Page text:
Amid Fight Against Covid Pandemic, Why the World Should Go for the TRIPS Agreement


In October 2020, India and South Africa submitted the Trade-Related Aspects of Intellectual Property Rights (TRIPS) waiver appeal in the World Trade Organization (WTO) on medical tools, including Covid vaccines, to strengthen the global fight against the pandemic.

The chances of its acceptance look bleak, even if the current draft being discussed at 12th WTO ministerial conference (MC12) is discussing just one tool – the vaccine – while excluding other important medical aspects like diagnostic tests and treatment regimes.

Developed countries like the United States, European Union countries, the United Kingdom and big pharmaceutical companies even want to dilute that draft agreement, which is being pushed by over 60 WTO members. When the world needs a humanitarian move, the stand taken by these developed countries and big pharma giants seems too selfish.

On the contrary, they, in fact, want to strengthen the patent regime of the Covid vaccine producing economies and companies.

Its direct reflection can be seen in the Covid vaccine stockpile by the rich countries – something that may come at the cost of risking lives in low- and middle-income economies.

Low- and lower middle-income countries have not been able to import the Covid vaccines required as per their population count. The WTO statistics say till March 31, 2022, 14.4 billion vaccine doses were supplied globally, but most of it or 8.6 billion doses were supplied domestically while just 5.7 billion doses were categorized as under the export or import category for low-income economies.

It also confirms the argument that Covid vaccines are overstocked by rich nations, while making them unavailable for most of the population residing in low- and lower middle-income countries, a factor that reflects in poor number of doses per 100 people, just 52 for low-income countries and 67 for lower middle-income countries.

Low vaccine supply to low- and middle-income countries means poor vaccination numbers. Just 26 courses of vaccines per 100 people were supplied to low-income countries. It means, just 15% of the population was partially vaccinated and 12% people fully vaccinated. Although the vaccine courses supplied for 100 people were around 71 for lower middle-income countries, just 48% of the population in these economies was found to be fully vaccinated till March 31 this year.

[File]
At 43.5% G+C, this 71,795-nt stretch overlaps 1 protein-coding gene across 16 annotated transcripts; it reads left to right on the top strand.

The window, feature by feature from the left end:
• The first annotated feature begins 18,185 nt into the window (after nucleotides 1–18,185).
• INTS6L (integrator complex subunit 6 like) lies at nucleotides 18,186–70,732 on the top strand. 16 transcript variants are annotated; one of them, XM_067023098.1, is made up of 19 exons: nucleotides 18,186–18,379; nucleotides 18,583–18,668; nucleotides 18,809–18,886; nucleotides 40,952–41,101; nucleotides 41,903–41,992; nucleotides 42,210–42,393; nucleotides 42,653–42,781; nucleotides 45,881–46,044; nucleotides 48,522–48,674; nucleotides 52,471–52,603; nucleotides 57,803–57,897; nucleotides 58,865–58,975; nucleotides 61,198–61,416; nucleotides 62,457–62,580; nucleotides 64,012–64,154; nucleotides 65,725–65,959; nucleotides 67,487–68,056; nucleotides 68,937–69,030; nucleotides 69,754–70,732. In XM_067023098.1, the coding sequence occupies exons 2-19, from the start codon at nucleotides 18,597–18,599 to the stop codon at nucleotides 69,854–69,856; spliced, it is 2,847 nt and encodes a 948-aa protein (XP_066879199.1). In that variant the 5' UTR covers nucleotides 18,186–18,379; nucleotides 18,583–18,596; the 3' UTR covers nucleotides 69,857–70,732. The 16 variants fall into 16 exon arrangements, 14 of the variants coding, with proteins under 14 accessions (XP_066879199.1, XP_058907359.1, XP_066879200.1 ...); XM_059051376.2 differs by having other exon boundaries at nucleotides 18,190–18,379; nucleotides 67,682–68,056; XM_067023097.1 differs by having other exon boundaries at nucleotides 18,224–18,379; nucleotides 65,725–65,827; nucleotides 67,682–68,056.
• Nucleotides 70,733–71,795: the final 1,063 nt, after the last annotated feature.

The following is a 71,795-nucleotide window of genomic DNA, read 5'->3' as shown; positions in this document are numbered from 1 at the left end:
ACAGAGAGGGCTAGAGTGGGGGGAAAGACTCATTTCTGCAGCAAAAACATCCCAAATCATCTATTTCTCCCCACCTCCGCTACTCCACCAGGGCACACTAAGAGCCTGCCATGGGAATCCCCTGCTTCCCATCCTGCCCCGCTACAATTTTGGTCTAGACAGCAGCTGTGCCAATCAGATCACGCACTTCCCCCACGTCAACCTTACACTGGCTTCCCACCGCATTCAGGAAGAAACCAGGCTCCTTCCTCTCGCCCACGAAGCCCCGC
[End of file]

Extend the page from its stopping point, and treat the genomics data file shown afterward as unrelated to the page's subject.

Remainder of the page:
Compare that to upper middle-income and high-income countries. Every bunch of 100 people in these countries got 114 and 122 courses of vaccines supplied – a data set that again establishes the fact that the vaccines were overstocked by them.

Logically, it seems natural, to overstock vaccines to protect your population. A rich country has all the right to go for, even storing it over three to four times the requirement. On a humanitarian aspect, when the pandemic is killing people in every country, it should also be seen that the same should not come at the cost of lives in those countries.
These countries closed deals with vaccine manufactures for their whole production for many batches. That meant the low and lower-middle income countries that could not produce vaccines even had no option even to import them.

The ideal and humanitarian situation in this condition was to waive the intellectual property rights related to vaccines to expand the production base so that it could be manufactured globally in many countries capable of producing vaccines like India.

Even after two years in demand, the final solution looks nowhere in sight.

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